And yet, if you smoke, you're more likely to be caught by the predator, and if you're obese, there's more of you for the predator to eat. ;-)

Also, my friends and I were talking about this story at dinner tonight, and we realized what the newest rural teenage fad would be if this came to pass: Lion-tipping!

Carl said...

Lions and tigers and bears, oh my!

I'm reminded of those wise words of Krusty the Clown: "Guns are for self-defense, hunting dangerous and delicious animals, and keeping
the king of England out of your face."

Dang tootin'. Step off my grill, g'rilla, and YOU keep back, too, bony prince Charlie. I've got the drop on both of yez.

Matt said...

I've wanted to hunt dangerous game in Africa ever since I was a kid reading Peter Capstick, Robert Ruark, Hemingway, etc. I, for one, would relish the opportunity to hunt lion and elephant without the trouble and extreme expense (not to mention exposure to unstable political systems, nasty diseases, a wide variety of venemous snakes, etc.) entailed in a trip to Africa. If they brought in Cape buffalo, leopards and rhinos, it'd be downright perfect -- though, somehow, I don't think these people would approve of my plan to hunt their imports. (That of course would be rather hypocritical of them, since "predation is a natural role.")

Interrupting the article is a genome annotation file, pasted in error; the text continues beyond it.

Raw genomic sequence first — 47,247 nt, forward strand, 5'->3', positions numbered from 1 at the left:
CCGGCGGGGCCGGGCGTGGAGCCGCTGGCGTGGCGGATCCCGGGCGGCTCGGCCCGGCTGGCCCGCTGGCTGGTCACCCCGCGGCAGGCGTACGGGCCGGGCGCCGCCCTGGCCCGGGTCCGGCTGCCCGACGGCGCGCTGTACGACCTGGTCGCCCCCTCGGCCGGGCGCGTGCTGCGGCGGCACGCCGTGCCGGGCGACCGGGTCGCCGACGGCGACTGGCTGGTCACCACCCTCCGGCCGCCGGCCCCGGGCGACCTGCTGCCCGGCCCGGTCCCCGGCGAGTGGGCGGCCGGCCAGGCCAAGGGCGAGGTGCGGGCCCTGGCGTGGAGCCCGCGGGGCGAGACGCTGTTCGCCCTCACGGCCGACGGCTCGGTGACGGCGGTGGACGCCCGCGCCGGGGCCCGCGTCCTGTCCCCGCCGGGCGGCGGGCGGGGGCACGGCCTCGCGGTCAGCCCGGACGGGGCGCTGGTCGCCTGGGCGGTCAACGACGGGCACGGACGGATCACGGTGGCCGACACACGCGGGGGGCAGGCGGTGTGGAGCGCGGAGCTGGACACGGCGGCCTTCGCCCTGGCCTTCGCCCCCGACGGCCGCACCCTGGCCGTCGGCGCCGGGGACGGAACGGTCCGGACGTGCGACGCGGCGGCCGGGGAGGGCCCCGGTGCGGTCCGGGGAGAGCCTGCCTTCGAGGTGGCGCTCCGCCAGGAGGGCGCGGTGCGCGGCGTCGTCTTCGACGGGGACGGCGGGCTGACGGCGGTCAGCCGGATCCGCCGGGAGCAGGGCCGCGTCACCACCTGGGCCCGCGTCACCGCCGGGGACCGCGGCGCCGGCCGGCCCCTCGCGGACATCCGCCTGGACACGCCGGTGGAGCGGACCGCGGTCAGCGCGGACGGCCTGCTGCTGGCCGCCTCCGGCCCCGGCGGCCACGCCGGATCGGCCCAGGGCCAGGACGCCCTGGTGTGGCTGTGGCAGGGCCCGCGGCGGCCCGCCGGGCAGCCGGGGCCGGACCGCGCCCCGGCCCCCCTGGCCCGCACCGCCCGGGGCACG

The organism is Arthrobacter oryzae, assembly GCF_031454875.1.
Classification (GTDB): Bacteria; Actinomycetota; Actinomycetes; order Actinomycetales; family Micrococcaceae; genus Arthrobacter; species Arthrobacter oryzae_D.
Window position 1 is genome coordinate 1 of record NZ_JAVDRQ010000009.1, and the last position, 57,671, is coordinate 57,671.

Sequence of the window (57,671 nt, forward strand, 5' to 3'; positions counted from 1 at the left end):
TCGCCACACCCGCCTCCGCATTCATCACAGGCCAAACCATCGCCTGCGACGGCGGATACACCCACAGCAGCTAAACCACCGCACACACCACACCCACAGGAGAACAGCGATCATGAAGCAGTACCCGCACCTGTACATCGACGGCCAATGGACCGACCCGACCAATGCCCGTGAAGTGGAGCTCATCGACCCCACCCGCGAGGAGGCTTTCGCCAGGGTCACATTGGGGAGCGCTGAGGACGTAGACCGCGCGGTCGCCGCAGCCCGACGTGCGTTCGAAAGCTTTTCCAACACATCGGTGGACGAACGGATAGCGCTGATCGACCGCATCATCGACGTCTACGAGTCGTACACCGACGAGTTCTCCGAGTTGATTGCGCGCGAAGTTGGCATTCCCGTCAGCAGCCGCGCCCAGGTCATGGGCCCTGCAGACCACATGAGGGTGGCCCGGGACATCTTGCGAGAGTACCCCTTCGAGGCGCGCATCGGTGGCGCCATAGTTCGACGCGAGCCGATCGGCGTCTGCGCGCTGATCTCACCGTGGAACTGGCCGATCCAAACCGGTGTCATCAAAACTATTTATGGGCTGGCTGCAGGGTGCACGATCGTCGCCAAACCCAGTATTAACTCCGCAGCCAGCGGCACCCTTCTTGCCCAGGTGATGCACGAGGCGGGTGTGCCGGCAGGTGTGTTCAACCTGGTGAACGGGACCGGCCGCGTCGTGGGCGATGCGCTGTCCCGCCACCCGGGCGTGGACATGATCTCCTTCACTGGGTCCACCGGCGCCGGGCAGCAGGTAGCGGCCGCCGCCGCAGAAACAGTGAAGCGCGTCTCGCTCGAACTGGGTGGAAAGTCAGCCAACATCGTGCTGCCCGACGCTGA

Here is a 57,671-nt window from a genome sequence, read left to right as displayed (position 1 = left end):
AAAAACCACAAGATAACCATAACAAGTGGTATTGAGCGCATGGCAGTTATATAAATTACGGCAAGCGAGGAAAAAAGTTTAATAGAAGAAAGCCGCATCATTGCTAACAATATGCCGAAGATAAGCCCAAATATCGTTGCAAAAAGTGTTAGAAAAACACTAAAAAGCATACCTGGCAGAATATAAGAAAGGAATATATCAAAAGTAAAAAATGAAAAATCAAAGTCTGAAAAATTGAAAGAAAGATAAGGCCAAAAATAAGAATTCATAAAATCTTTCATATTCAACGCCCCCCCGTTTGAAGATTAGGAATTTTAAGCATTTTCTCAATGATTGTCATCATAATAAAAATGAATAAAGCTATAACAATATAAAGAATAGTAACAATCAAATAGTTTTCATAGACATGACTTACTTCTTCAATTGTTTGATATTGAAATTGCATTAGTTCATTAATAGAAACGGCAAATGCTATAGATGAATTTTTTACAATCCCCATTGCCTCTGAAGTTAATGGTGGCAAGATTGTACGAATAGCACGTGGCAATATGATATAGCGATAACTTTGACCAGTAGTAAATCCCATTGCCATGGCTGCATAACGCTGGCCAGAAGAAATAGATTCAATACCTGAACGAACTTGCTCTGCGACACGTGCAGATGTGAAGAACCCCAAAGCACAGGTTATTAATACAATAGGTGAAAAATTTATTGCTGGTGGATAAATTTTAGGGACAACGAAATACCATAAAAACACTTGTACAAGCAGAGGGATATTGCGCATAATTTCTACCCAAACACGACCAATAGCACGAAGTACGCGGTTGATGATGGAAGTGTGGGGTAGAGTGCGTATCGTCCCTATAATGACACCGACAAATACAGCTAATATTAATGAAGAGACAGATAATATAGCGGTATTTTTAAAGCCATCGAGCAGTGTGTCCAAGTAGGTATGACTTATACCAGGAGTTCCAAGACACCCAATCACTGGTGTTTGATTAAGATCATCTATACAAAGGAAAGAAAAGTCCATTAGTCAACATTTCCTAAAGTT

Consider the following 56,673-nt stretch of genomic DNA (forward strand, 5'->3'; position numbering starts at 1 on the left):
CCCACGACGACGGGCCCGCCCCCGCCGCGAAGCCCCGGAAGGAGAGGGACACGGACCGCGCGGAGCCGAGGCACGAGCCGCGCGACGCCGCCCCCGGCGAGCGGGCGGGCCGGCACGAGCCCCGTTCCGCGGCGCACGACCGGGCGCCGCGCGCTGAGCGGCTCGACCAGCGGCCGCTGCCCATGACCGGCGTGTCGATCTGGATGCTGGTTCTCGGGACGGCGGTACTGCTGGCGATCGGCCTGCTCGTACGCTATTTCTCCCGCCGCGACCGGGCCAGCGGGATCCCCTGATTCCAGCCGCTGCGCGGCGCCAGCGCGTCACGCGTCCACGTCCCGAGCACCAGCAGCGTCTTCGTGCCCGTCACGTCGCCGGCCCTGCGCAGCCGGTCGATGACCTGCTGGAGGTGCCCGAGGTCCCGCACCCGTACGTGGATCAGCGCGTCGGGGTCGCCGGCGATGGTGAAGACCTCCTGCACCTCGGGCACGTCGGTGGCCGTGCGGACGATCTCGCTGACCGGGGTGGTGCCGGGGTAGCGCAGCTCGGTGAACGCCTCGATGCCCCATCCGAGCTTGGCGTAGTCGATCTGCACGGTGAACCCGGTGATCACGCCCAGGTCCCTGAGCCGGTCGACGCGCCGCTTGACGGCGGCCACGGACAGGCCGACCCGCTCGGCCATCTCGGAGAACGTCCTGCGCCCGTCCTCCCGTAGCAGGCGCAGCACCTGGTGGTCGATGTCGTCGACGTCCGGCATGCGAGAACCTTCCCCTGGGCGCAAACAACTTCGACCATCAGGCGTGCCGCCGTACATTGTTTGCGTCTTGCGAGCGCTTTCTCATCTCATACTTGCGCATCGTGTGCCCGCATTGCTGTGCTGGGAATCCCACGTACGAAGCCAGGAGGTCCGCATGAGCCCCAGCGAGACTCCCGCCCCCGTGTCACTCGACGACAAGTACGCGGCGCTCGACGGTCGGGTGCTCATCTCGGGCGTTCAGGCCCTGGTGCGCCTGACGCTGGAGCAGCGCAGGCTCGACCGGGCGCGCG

But hunting opportunities aside, it's not intuitively obvious to me that making this country more like Africa would be a good thing . . .

Of course it's crazy, Ann!

Duke Kahanamoku said...

These scholars are mining a deep truth that I hold to be increasingly and excessively self evident: that stupidity is a natural role. These idiots serve as intellectual prey for those with more robust mental functions. In fact, these people are so freaking stupid, they can serve as intellectual prey for about 99% of the global population and are therefore likely to become extinct themselves.